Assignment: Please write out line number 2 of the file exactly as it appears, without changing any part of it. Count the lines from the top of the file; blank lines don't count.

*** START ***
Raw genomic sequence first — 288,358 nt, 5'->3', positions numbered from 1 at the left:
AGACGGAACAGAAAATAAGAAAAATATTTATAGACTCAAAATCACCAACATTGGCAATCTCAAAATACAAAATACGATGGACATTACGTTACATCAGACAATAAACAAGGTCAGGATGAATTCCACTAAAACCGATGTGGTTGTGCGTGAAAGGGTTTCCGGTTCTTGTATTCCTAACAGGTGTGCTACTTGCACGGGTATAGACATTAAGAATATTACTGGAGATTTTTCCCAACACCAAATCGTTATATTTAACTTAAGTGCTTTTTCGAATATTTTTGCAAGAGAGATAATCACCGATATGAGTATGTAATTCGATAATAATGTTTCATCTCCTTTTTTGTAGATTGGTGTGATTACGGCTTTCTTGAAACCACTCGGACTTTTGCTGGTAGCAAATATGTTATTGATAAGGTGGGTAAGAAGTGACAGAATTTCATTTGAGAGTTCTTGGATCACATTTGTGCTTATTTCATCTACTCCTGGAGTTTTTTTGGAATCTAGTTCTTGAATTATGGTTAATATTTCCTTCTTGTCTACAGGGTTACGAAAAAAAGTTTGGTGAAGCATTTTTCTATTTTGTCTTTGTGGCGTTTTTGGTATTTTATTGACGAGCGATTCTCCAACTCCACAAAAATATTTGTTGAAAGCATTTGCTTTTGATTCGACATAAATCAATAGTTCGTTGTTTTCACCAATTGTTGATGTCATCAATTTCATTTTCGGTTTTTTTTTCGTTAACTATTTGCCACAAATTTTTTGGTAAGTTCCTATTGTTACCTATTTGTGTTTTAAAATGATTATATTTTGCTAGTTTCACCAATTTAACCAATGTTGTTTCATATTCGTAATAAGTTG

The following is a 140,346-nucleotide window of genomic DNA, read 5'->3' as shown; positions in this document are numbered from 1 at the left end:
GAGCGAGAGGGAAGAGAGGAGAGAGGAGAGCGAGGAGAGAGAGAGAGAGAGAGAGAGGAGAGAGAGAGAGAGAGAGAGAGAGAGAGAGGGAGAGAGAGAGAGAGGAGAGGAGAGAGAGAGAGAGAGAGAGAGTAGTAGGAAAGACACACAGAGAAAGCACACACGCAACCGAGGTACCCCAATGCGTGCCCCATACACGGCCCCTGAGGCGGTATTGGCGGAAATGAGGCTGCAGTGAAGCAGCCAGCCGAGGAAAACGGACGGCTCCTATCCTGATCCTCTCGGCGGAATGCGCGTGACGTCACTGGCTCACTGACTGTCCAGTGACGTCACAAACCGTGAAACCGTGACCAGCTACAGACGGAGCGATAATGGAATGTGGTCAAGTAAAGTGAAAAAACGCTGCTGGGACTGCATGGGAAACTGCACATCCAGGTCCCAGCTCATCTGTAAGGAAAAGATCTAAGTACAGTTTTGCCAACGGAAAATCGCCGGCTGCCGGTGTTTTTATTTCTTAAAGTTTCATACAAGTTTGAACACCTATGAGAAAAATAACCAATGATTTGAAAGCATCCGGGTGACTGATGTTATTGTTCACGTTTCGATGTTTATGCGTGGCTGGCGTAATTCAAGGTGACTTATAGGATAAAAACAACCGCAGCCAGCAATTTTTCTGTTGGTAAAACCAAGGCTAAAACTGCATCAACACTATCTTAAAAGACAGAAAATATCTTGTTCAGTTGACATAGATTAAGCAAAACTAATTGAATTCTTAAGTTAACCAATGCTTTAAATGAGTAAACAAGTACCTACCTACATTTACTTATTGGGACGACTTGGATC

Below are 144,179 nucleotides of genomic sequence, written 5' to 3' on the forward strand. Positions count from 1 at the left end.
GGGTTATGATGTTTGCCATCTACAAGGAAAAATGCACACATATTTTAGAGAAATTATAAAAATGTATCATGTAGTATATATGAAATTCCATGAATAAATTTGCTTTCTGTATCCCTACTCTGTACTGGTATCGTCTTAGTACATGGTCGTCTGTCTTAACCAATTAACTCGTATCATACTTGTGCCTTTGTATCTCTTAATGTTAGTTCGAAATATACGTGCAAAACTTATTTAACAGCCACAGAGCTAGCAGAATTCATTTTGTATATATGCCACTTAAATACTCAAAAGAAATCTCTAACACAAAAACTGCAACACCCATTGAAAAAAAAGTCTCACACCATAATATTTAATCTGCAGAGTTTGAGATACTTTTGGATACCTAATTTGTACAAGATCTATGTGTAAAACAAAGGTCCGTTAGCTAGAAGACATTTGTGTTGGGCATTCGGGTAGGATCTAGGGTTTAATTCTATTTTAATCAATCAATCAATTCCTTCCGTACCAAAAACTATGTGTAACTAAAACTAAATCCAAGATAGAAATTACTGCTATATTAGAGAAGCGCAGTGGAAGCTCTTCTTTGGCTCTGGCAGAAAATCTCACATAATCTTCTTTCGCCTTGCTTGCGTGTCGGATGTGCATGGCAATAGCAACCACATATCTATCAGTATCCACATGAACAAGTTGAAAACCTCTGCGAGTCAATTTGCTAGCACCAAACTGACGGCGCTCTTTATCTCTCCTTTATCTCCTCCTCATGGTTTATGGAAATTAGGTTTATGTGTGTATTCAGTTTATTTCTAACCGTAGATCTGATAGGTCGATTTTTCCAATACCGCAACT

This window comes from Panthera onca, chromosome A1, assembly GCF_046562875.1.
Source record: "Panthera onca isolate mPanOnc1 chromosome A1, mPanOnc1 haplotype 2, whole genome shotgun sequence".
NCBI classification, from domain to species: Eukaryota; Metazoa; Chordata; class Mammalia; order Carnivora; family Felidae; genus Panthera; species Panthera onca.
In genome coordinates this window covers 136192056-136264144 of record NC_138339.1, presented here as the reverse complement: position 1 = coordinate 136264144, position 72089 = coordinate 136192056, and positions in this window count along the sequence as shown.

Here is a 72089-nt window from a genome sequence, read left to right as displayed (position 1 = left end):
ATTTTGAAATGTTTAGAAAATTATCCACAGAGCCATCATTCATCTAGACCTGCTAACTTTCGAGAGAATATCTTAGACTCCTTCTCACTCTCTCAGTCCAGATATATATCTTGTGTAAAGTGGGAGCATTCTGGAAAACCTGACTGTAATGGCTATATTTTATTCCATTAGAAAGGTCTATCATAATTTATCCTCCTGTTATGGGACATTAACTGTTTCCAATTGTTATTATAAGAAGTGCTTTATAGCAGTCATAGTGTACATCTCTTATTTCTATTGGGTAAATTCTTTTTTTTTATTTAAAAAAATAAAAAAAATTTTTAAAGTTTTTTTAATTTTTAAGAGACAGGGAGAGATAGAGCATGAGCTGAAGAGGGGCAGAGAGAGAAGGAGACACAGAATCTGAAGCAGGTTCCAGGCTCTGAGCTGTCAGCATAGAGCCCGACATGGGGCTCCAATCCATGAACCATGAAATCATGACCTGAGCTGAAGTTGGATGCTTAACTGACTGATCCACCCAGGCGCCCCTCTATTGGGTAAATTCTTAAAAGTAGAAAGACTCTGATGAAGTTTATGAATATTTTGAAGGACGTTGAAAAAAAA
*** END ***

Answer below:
AGACGGAACAGAAAATAAGAAAAATATTTATAGACTCAAAATCACCAACATTGGCAATCTCAAAATACAAAATACGATGGACATTACGTTACATCAGACAATAAACAAGGTCAGGATGAATTCCACTAAAACCGATGTGGTTGTGCGTGAAAGGGTTTCCGGTTCTTGTATTCCTAACAGGTGTGCTACTTGCACGGGTATAGACATTAAGAATATTACTGGAGATTTTTCCCAACACCAAATCGTTATATTTAACTTAAGTGCTTTTTCGAATATTTTTGCAAGAGAGATAATCACCGATATGAGTATGTAATTCGATAATAATGTTTCATCTCCTTTTTTGTAGATTGGTGTGATTACGGCTTTCTTGAAACCACTCGGACTTTTGCTGGTAGCAAATATGTTATTGATAAGGTGGGTAAGAAGTGACAGAATTTCATTTGAGAGTTCTTGGATCACATTTGTGCTTATTTCATCTACTCCTGGAGTTTTTTTGGAATCTAGTTCTTGAATTATGGTTAATATTTCCTTCTTGTCTACAGGGTTACGAAAAAAAGTTTGGTGAAGCATTTTTCTATTTTGTCTTTGTGGCGTTTTTGGTATTTTATTGACGAGCGATTCTCCAACTCCACAAAAATATTTGTTGAAAGCATTTGCTTTTGATTCGACATAAATCAATAGTTCGTTGTTTTCACCAATTGTTGATGTCATCAATTTCATTTTCGGTTTTTTTTTCGTTAACTATTTGCCACAAATTTTTTGGTAAGTTCCTATTGTTACCTATTTGTGTTTTAAAATGATTATATTTTGCTAGTTTCACCAATTTAACCAATGTTGTTTCATATTCGTAATAAGTTG